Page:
I think that as cell phones become even more sophisticated and more integral to our daily personal & business lives, the repair business will continue to grow.
I had my shiny new iPhone 4s for barely a month when I dropped it, glass side down, on an irregular surface and it suffered a thousand cracks -- but still worked! I immediately jumped on Safari, did a search for "iPhone 4s repair Tempe Arizona" and found a repair shop nearby (yes, I could still read the screen through the cracks). 15 minutes later I was handing my phone to a young guy who said it would take him about 30 minutes to replace the LCD touchscreen assembly.
I went for a bite to eat, came back and paid him, and my phone was good as new -- less than an hour after I shattered the screen.
To your question about repairing vs. jumping to a new phone, well in my case this WAS the new phone. I actually have insurance on it, but that requires paying a deductible and waiting for a new one to arrive by snail mail. To me it was worth a few extra bucks to pay for the repair and have my phone back in perfect condition right away.
Looking toward the near future, if I break it again after the iPhone 5 comes out, will I pay for another repair or shell out the full retail price for an unsubsidized iPhone 5? That's a no-brainer. The repair is fairly cheap and the full retail price of a new iPhone? Not so cheap.
The better question is what will the proliferation of cell phone repair shops do to the cell phone insurance business. I clearly wasted my money on insurance for this one, since I would rather not wait for snail mail delivery of a replacement. If I break it again, I'll just go enjoy another burger & beer on Mill Avenue in Tempe while that college kid fixes my phone again :)
On the 4s, it's not just glass but a full LCD touchscreen replacement, which was $125 parts & labor. I found DIY kits online for around $80 but didn't want to mess with that -- I wanted it fixed quickly, by someone who had experience.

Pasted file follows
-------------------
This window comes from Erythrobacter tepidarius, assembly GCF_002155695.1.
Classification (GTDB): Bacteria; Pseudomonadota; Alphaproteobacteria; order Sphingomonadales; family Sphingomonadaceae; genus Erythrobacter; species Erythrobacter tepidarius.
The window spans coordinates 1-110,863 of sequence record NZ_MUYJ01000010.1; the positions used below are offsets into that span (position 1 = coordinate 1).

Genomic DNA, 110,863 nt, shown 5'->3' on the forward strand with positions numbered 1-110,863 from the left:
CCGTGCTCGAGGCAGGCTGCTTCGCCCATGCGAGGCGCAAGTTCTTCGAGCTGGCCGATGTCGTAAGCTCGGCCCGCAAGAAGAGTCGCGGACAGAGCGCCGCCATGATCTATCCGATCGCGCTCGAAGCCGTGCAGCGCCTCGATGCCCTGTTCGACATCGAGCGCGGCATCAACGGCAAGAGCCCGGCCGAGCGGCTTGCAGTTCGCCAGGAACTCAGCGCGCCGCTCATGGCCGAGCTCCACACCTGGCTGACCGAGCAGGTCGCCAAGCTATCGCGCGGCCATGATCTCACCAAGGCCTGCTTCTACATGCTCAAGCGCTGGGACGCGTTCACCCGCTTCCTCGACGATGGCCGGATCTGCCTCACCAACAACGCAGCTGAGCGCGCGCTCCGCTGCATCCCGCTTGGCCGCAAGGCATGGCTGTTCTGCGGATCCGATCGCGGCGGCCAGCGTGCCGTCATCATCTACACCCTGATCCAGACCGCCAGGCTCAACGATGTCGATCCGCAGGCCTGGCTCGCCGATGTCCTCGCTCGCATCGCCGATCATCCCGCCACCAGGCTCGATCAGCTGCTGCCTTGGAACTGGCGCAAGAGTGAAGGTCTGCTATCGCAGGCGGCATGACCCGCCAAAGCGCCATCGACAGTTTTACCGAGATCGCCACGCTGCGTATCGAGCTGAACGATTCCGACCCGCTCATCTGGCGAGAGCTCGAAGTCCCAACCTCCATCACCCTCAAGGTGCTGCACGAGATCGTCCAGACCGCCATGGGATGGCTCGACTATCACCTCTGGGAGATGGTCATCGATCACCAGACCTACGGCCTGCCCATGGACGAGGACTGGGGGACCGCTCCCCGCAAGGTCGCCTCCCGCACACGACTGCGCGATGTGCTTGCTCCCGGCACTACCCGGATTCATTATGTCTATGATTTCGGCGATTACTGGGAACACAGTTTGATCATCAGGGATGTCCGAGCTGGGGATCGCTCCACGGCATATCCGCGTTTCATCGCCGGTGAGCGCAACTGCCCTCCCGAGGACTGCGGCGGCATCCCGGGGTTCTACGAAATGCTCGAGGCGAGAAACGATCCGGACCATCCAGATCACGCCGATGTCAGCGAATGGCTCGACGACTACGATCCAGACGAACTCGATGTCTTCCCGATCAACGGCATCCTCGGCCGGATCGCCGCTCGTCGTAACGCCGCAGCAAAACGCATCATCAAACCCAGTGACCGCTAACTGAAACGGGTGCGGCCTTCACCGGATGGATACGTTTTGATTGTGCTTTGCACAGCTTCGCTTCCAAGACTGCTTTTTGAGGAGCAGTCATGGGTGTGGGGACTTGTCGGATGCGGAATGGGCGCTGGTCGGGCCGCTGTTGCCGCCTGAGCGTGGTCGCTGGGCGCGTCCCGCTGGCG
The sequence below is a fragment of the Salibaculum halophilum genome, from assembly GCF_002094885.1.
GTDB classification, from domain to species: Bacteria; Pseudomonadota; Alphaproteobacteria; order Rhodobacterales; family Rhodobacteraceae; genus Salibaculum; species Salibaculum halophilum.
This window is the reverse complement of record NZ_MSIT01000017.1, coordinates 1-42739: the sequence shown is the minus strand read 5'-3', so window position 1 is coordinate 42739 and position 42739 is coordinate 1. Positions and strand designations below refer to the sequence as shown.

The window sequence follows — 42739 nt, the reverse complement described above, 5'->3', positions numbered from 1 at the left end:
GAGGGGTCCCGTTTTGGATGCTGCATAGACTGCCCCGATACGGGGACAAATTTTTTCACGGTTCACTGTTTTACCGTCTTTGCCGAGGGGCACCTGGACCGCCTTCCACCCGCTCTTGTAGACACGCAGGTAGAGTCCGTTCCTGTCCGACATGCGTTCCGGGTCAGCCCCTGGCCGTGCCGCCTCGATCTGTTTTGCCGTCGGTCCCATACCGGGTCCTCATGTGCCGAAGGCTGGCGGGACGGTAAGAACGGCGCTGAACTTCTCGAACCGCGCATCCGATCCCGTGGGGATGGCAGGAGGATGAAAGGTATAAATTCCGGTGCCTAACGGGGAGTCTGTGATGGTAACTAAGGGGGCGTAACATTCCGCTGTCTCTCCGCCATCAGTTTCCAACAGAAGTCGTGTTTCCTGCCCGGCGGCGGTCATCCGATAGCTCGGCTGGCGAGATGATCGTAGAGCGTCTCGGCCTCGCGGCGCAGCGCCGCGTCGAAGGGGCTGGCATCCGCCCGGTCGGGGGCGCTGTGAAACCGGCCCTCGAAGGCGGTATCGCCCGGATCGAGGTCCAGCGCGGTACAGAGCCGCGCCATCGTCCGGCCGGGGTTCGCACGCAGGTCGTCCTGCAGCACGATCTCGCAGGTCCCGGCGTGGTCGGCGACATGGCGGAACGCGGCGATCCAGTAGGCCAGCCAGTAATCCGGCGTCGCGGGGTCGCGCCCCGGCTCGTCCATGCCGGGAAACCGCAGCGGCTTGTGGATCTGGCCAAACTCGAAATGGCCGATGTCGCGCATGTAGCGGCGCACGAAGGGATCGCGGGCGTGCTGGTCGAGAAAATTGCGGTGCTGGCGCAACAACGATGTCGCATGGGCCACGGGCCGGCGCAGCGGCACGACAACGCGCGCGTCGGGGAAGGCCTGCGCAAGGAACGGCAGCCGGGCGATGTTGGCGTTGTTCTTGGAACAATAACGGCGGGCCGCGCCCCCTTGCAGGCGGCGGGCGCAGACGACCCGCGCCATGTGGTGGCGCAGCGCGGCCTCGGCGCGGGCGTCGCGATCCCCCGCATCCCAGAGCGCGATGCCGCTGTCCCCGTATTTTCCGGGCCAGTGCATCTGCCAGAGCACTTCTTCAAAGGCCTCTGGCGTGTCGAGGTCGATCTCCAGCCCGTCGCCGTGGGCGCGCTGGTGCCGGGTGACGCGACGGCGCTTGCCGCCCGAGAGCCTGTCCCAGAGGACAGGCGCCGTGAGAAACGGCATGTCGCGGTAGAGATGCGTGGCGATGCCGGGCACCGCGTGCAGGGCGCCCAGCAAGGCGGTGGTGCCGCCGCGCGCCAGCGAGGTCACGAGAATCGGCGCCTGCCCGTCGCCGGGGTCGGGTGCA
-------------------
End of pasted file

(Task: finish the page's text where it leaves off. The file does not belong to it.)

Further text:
Re: "I clearly wasted my money on insurance for this one, since I would rather not wait for snail mail delivery of a replacement."
I wonder if you could contact your cell phone insurance company, explain the situation and maybe get reimbursed or at least a partial reimbursement...
It might be worth the call.
If I had gone with AppleCare, that would've covered touchscreen replacement. I guess when I bought a different insurance policy, I was concerned more about loss or theft rather than damage -- and this policy only covers full replacement.
Like any other insurance, this policy will only be worth the money if someday I actually need it. If my iPhone is lost or stolen within the 2 year contract period, I will have to pay the deductible and wait for a new phone in the mail, but the policy will have been worth the money.
I am surprised to see that the cell phone repair grew 11% this year in US. The culture has largely been to throw away the broken ones and get a new unit. But I agree with @Frank Eory above, fixing beats new iPhones by big margins, not to mention the educational value of doing so.
How about a USB mini connector that unscrewed from the side of the phone so it can be replaced.
Other than a dropped phone breakage, this is the first thing to fail (minus the battery).
This sees constant abuse with 100's to 1000's of plug/unplug cycles.
David Patterson, known for his pioneering research that led to RAID, clusters and more, is part of a team at UC Berkeley that recently made its RISC-V processor architecture an open source hardware offering. We talk with Patterson and one of his colleagues behind the effort about the opportunities they see, what new kinds of designs they hope to enable and what it means for today’s commercial processor giants such as Intel, ARM and Imagination Technologies.